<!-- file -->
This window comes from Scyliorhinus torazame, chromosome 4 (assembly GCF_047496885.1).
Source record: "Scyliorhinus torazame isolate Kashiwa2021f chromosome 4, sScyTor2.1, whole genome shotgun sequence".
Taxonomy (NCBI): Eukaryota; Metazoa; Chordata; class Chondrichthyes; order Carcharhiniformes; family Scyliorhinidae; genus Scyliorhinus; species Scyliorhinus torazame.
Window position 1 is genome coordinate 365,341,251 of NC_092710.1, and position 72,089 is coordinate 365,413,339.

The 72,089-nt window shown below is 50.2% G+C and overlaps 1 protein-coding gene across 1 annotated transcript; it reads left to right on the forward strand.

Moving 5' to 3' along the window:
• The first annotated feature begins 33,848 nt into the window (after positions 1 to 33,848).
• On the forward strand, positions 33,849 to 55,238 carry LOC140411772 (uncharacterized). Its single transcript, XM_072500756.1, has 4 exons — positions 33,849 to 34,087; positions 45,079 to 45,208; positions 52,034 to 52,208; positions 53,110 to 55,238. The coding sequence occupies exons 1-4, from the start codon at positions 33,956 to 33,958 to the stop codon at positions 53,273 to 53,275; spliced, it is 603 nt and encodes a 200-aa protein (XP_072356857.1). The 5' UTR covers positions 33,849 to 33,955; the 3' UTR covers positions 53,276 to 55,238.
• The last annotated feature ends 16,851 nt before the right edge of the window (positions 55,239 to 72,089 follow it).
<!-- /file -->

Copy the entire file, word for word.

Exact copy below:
This window comes from Scyliorhinus torazame, chromosome 4 (assembly GCF_047496885.1).
Source record: "Scyliorhinus torazame isolate Kashiwa2021f chromosome 4, sScyTor2.1, whole genome shotgun sequence".
Taxonomy (NCBI): Eukaryota; Metazoa; Chordata; class Chondrichthyes; order Carcharhiniformes; family Scyliorhinidae; genus Scyliorhinus; species Scyliorhinus torazame.
Window position 1 is genome coordinate 365,341,251 of NC_092710.1, and position 72,089 is coordinate 365,413,339.

The 72,089-nt window shown below is 50.2% G+C and overlaps 1 protein-coding gene across 1 annotated transcript; it reads left to right on the forward strand.

Moving 5' to 3' along the window:
• The first annotated feature begins 33,848 nt into the window (after positions 1 to 33,848).
• On the forward strand, positions 33,849 to 55,238 carry LOC140411772 (uncharacterized). Its single transcript, XM_072500756.1, has 4 exons — positions 33,849 to 34,087; positions 45,079 to 45,208; positions 52,034 to 52,208; positions 53,110 to 55,238. The coding sequence occupies exons 1-4, from the start codon at positions 33,956 to 33,958 to the stop codon at positions 53,273 to 53,275; spliced, it is 603 nt and encodes a 200-aa protein (XP_072356857.1). The 5' UTR covers positions 33,849 to 33,955; the 3' UTR covers positions 53,276 to 55,238.
• The last annotated feature ends 16,851 nt before the right edge of the window (positions 55,239 to 72,089 follow it).